When you first see a head sprout spidery legs and crawl away from its body in The Thing... this is the revulsion youíll feel when you see a dead body of a passenger sprout boney scythes from its back and crawl towards you with an almost human sigh.

When captain Dallas, crawling through the vents in Alien, first realizes heís become the prey instead of the hunter... this is the claustrophobia and paranoia youíll feel when navigating the cramped hallways of the USG Ishimura.

When the demon lays in its bed in the Exorcist and we can hear its breathing, we know itís waiting for us to come closer... this is the suspense youíll experience every time you hear an engine start or a pipe leak water. Youíll be sure thereís something terrible just around the corner, waiting for you with a twisted grimace and spread arms.

This is Dead Space. Your heart will be racing from the moment you land on the Ishimura to the final scare before the credits roll. Itís got its share of problems, but it still gets it right in all the best places.

zippdementia's avatar
Featured community review by zippdementia (July 28, 2009)

Zipp has spent most of his life standing in an open field west of a white house, with a boarded front door. There is a small mailbox there. Sometimes he writes reviews and puts them in the mailbox.

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Sise-Neg posted April 12, 2012:

I really liked this review. It flowed logically from one point to the next and the beginning paragraphs had strong imagery. Additionally, you pretty much described my exact feelings about this game.

I mastered Dead Space and gave myself all sorts of challenges, eventually getting the one-gun trophy at the same time as Impossible mode, and even bought a lot of the DLC for new skins and weapons. Still, by the time I set down Dead Space and moved on to the next game, I never had the urge to play through it again except for when a friend was visiting and I felt like seeing one of them yell their pants off at the beginning chase to the elevator. I think the reason is exactly what you described - the enemies get boring to fight.

Though Dead Space did get a ton of things right, especially in regards to sound and lighting effects and running into random people who have gone insane. Still, there were some things I think that could have been improved in that area as well. For example, while the game is often dark there is only one section in the game where everything gets completely pitch black due to a power outage that gets fixed in a few seconds. That part was scary as f***! But no sections in the game afterward have you fighting in that entirely pitch black environment. Ultimately, however, Dead Space is still pretty awesome. The Regenerator scared the piss out of me, the whole beginning of the game was brilliant, and that ship that had the Twitcher enemies that were fast as hell and made those horrible sounds? So many classic areas.
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zippdementia posted April 12, 2012:

Definitely. I just finished playing Dead Space 2 and the mobile-phone Dead Space (inconveniently also called "Dead Space") and have been debating whether I'll review them and how to approach it. I've also been playing through Resident Evil 2 again, which I find got some things right in 199X that Dead Space failed to get right in 200X.

Like you, I love Dead Space. Like you, I wish there had been more adversity pit against the player. Like that dark room is the perfect example. They do it in Dead Space 2 a couple of times, even pushing it to the point where you hear shit moving around in the darkness. But then they turn on the lights before you actually have to fight.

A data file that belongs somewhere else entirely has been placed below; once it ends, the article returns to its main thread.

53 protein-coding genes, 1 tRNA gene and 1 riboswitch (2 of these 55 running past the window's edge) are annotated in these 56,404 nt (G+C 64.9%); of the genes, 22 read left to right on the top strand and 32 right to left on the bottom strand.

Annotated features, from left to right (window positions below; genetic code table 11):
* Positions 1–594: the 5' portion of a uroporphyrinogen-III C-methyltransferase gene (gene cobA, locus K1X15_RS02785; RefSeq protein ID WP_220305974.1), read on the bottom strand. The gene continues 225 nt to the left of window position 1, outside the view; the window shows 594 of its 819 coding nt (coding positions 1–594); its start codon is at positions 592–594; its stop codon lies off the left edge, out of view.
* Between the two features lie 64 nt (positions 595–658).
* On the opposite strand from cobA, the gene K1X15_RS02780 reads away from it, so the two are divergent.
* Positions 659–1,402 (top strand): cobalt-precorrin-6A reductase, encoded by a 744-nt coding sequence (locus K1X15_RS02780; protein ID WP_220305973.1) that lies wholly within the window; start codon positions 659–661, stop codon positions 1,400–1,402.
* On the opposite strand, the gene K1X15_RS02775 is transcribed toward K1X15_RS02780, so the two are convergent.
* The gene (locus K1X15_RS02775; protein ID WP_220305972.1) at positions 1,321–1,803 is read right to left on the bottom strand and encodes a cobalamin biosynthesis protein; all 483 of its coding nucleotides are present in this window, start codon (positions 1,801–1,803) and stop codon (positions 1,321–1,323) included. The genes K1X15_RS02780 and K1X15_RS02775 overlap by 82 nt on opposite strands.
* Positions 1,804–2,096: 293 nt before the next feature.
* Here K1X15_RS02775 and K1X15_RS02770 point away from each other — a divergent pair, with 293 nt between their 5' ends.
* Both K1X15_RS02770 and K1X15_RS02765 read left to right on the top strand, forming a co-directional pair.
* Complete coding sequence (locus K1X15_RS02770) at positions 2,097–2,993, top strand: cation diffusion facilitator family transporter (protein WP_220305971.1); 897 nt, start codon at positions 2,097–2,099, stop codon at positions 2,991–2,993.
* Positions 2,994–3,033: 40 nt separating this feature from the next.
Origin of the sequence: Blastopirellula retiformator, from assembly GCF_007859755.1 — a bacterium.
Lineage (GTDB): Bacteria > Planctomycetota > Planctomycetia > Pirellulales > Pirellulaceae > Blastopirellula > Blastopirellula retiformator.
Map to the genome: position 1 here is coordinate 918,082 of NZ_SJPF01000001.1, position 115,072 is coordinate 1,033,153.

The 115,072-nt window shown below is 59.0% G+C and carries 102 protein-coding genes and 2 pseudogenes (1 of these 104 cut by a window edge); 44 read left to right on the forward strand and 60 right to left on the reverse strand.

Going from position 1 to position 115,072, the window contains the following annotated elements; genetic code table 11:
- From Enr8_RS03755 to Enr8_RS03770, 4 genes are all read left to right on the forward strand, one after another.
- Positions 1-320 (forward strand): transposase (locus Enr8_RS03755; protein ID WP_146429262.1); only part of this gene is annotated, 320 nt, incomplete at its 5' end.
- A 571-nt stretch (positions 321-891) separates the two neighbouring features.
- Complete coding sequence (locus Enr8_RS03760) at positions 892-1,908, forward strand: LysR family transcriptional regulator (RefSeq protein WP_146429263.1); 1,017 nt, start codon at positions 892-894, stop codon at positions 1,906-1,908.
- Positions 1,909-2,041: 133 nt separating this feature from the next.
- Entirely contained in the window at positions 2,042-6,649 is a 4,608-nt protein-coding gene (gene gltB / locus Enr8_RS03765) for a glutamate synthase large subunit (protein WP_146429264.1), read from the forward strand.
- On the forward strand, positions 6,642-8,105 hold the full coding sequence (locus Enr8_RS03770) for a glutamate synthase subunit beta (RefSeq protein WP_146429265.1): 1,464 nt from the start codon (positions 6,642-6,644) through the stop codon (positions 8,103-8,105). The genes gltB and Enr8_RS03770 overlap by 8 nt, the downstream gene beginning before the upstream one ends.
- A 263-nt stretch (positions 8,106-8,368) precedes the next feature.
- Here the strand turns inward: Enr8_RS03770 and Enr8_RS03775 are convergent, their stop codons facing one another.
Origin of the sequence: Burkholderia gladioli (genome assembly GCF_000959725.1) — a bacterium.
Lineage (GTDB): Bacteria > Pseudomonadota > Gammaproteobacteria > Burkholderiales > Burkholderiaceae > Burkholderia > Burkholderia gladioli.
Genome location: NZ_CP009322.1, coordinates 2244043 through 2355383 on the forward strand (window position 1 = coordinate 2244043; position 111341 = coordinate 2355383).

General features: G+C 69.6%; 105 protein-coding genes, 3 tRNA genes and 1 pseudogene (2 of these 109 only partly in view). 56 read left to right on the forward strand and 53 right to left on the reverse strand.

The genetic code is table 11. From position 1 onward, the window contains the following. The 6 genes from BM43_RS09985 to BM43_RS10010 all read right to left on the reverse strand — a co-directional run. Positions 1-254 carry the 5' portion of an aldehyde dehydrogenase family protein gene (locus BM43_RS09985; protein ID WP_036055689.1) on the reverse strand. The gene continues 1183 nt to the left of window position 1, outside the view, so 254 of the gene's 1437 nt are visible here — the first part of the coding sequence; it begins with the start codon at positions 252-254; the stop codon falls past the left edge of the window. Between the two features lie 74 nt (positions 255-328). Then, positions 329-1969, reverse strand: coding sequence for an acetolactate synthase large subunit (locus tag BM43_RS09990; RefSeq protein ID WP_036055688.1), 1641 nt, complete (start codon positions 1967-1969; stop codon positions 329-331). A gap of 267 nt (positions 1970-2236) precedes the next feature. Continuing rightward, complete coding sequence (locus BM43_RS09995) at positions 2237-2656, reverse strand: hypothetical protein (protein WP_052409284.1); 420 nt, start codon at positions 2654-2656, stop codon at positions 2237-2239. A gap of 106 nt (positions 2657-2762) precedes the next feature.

And it's that phrase that does it for me: Have to Fight. I'm getting a little tired of the modern survival horror game, which puts you in a locked room and then tells you to clear it out before you can move on. That's been going on since at least Resident Evil 4 and it got worse with Dead Space 2 and Resident Evil 5. The best part in Dead Space 2 was at the very end of the game when you are being chased by a regenerator and stopping to fight the many necromorphs assailing you pretty much means either death or a colossal expenditure of ammo and health. So you just run. And it's terrifying when you are waiting for a door to open and can hear those snuffling moans coming from right behind you. Ugh. I don't even like thinking about it.

Amnesia got the whole survival horror concept right. In the perfect survival horror game, you shouldn't be able to fight back. Few games try to do this (and even fewer pull it off, Amnesia being the only one I can think of... maybe debatedly Alone in the Dark). Still, the best survival horrors made you choose between standing your ground and fighting and just running. The early Resident Evils, Fatal Frame (which I actually don't like due to its god-awful controls and poor placement of savespots), and the first couple Silent Hills pull this off nicely.

I don't really blame Resident Evil at this point. It's made such a strong transition into an action game that I don't even buy them expecting to get scared anymore. And the Resident Evil monsters stopped being scary years ago. Most of the bosses look like they can hardly balance, let alone chase you (the regenerators in Resident Evil 4 are a piss-your-pants exception).

But Dead Space has absolutely terrifying monsters. I don't like looking at them. They are truly freaky and the sounds they make get my heart racing. So that game has a responsibility to use them in the most frightening ways possible. I haven't seen them quite live up to that in Dead Space 2. I got anxious a lot in that game, but never really frightened.